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Syl Johnson – Is It Because I’m Black? 1969-71 (2006) in 320kbs em pee tree

Syl Johnson – Is It Because I’m Black? 1969-71 (2006) in FLAC LOSSLESS AUDIO

Jerry Butler – The Iceman Cometh / Ice On Ice (1969)

1. Hey, Western Union Man
2. Can’t Forget About You, Baby
3. Only the Strong Survive
4. How Can I Get in Touch with You
5. Just Because I Really Love You
6. Lost
7. Never Give You Up
8. Are You Happy
9. (Strange) I Still Love You
10. Go Away — Find Yourself
11. I Stop by Heaven

Reflections on the Romantic Darwinism of Jerry Butler
By Flabbergast

Tomorrow is “Dia dos Namorados” where I live, a day for lovers, Brazilian Valentine´s day. As a person with each foot on a different continent this means I have to suffer through this godforsaken holiday twice in one year. Fuck.

I’ve been told that you don’t get over a heartbreak until you meet someone new, someone special who comes into your life and on and on, that you don’t forget one love until you find new love. Alright, cool, that’s all good and well but my question is — What am I supposed to do in the meantime? My solution has been: listen to tons of classic soul music. And play it loud. And make a lot of it Jerry Butler.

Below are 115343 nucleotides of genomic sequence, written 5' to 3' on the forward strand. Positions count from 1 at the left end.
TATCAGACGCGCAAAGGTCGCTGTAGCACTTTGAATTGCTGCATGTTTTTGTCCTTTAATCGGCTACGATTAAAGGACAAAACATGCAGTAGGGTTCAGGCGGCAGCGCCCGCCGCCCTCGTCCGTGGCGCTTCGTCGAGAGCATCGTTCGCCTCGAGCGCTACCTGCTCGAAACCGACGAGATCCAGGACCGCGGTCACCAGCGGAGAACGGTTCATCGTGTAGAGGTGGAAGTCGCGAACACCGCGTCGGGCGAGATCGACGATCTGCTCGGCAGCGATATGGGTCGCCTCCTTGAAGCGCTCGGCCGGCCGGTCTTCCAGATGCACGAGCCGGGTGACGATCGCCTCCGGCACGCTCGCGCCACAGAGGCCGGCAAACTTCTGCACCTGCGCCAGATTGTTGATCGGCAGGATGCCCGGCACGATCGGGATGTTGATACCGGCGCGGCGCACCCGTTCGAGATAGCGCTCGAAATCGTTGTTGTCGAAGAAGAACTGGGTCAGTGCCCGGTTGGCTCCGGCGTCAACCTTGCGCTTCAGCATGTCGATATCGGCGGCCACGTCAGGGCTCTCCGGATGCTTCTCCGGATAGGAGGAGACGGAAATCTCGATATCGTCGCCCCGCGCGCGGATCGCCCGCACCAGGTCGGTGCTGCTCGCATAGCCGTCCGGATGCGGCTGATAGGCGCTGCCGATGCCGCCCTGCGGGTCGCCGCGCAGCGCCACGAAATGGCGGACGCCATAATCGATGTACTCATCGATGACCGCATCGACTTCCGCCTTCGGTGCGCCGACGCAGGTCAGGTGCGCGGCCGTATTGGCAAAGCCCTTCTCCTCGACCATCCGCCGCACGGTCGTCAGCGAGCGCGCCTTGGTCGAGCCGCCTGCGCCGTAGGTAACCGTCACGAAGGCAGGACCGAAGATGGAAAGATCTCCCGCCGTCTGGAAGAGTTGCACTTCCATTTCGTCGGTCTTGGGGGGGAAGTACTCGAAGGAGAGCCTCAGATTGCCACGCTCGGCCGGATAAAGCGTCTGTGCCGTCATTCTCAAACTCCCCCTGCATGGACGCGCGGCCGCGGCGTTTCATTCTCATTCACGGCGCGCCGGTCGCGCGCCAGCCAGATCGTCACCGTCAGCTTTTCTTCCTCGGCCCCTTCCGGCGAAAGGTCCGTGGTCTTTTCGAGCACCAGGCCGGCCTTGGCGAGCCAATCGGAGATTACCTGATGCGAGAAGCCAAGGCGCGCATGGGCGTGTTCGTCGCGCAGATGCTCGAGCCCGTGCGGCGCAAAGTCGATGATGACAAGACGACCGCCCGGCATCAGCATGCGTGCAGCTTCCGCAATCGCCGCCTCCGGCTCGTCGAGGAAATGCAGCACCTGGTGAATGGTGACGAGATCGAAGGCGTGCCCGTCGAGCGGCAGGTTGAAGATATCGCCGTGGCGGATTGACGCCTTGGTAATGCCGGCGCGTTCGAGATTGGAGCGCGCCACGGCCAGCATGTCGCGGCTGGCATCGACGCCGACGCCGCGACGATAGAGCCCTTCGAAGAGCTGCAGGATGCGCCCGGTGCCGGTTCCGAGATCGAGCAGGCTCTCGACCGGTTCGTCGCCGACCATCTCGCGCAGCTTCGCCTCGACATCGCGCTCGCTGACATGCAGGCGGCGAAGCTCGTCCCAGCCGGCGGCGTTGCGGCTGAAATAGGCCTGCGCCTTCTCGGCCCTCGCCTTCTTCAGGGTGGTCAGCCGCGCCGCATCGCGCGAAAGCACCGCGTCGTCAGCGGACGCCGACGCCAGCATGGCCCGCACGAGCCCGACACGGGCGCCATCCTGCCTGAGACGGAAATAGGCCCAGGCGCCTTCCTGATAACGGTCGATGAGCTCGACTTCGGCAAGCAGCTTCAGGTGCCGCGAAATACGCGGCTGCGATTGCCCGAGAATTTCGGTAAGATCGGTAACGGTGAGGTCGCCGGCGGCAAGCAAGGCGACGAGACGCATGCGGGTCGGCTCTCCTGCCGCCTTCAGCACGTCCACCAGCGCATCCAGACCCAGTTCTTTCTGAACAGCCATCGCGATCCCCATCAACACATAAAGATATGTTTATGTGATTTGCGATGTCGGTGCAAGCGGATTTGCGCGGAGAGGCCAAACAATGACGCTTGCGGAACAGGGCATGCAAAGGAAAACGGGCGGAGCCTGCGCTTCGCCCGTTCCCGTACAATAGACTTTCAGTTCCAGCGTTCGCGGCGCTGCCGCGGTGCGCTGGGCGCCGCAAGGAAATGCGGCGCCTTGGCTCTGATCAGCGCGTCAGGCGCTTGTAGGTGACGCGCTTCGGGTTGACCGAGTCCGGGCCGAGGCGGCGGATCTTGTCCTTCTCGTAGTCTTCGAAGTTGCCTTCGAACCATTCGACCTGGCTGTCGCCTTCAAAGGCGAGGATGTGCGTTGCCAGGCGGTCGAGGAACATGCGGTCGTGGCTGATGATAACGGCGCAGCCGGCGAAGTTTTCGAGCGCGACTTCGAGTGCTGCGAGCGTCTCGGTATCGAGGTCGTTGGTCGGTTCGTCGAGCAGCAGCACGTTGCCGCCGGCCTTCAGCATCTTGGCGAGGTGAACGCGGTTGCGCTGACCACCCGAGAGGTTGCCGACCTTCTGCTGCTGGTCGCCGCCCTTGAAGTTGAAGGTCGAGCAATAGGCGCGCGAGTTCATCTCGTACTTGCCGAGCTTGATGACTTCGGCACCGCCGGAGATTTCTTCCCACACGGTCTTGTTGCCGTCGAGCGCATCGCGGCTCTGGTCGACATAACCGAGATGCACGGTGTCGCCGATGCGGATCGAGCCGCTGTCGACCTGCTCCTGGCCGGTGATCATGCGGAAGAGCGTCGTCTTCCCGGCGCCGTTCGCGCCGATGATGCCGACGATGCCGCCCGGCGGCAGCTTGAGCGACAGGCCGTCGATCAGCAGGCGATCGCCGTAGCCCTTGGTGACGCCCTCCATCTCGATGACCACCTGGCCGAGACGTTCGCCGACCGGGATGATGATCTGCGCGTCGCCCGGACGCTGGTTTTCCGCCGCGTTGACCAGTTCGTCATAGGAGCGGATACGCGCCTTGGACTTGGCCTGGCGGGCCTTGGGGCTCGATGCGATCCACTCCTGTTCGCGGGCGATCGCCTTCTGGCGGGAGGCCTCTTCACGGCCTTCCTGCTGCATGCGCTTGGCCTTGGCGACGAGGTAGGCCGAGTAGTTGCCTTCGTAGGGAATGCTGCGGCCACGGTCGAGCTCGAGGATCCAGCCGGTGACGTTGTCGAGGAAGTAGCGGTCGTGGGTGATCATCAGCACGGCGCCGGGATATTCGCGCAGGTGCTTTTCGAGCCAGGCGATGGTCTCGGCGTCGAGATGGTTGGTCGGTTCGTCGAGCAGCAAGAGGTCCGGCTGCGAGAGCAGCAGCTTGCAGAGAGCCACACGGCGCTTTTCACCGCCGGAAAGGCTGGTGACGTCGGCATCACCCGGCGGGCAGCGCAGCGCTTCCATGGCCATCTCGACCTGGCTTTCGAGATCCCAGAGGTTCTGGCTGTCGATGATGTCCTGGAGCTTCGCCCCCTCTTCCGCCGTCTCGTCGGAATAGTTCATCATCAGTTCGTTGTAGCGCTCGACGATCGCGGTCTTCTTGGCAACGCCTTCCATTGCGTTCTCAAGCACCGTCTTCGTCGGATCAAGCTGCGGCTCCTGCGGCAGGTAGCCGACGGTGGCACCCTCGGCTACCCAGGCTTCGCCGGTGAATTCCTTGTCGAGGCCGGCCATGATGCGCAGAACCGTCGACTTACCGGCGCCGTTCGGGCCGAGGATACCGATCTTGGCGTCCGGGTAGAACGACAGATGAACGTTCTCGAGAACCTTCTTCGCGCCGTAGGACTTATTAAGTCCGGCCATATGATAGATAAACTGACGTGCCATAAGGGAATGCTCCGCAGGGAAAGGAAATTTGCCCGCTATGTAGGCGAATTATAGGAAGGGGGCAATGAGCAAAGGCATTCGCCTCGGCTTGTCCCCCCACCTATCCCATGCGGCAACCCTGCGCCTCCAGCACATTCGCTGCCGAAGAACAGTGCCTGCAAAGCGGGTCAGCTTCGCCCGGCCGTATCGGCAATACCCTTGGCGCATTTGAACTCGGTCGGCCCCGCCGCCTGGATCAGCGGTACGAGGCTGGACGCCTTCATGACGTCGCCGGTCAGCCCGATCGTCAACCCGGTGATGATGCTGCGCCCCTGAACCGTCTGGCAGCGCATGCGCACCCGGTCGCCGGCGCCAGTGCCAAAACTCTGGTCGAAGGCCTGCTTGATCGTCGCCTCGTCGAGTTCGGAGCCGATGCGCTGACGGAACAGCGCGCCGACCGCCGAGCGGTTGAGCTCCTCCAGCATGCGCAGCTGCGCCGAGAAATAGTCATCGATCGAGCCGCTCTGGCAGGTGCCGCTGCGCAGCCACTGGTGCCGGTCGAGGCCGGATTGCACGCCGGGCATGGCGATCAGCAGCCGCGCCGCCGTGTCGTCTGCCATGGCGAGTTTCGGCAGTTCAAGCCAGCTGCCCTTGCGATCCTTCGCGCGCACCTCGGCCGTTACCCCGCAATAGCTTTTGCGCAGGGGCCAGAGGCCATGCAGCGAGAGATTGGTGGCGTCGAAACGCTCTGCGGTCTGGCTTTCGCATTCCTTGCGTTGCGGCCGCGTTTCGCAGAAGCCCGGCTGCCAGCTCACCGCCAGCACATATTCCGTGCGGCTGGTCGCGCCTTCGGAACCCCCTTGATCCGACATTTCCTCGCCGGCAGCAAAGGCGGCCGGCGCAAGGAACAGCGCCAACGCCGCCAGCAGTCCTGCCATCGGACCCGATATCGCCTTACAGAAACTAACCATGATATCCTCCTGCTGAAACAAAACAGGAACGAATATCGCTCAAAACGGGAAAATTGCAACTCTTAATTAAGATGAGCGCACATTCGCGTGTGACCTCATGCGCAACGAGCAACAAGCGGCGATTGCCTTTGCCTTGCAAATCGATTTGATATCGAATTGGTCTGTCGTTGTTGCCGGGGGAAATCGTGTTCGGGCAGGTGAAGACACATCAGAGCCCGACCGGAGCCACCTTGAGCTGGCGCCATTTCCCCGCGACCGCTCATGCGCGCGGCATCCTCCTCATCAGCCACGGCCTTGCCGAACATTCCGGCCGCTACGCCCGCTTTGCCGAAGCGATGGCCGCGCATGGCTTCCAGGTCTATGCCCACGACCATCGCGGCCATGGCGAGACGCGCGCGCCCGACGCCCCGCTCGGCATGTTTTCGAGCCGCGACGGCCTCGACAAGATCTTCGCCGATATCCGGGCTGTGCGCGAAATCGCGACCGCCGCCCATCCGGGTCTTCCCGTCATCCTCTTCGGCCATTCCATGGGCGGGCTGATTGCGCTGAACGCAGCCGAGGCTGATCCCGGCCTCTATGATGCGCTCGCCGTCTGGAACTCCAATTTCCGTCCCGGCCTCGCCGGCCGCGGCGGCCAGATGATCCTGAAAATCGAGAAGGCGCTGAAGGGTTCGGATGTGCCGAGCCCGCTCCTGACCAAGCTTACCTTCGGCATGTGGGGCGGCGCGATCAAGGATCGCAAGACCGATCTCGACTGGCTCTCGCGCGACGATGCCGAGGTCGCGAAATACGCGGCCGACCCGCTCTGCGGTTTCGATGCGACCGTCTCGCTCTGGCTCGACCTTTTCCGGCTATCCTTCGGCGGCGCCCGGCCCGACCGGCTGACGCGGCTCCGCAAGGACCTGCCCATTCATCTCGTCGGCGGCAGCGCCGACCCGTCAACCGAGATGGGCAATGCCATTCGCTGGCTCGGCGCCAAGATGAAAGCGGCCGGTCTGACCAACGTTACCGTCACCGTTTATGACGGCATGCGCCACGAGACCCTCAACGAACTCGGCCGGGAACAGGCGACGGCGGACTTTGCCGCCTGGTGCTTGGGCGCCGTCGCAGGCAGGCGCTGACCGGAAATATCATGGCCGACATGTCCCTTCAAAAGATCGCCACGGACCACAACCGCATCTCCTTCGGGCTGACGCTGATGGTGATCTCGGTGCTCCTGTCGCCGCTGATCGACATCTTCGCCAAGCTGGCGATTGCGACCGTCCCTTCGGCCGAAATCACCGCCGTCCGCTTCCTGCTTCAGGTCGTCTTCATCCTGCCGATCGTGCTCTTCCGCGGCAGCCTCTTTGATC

So I am dedicating this post to all the other lonely people, and those lover’s we can’t seem to get over.

These two albums hail from the historic pairing of Chicago soul doyen Jerry Butler and Philadelphia writing and production team Kenny Gamble and Leon Huff. Had they continued this partnership I think they would have taken over the world, put an end to world famine, and brought down the Berlin Wall long before Ronald Reagan could take credit for it. “The Iceman Cometh” in particular is Jerry Butler’s finest hour, at his emotive best.

The ‘Collector’ Choice’ label reissue of these two albums is a mixed blessing. It’s criminal to think that they were ever out of circulation (they were packaged together for another collection called “The Philadelphia Sessions”, which I haven’t heard), but these albums deserve better in the way of mastering and presentation. There is however a decent set of liner notes based largely on recent interviews with the man himself that make me like the guy even more, in spite of the fact that he still won’t respond to my emails about *this album*… The sound is a mixed bag, and it’s hard to say why since all the songs were recorded around the same period in the same two studios. But a number of the songs were released as singles a year or so before they appeared on these long-players, so consistency becomes too confused for me to form an opinion about. The fact that “Ice on Ice” sounds MUCH more crisp and present makes me think they may have lost the master tapes for ‘The Iceman Cometh’, which would truly be criminal….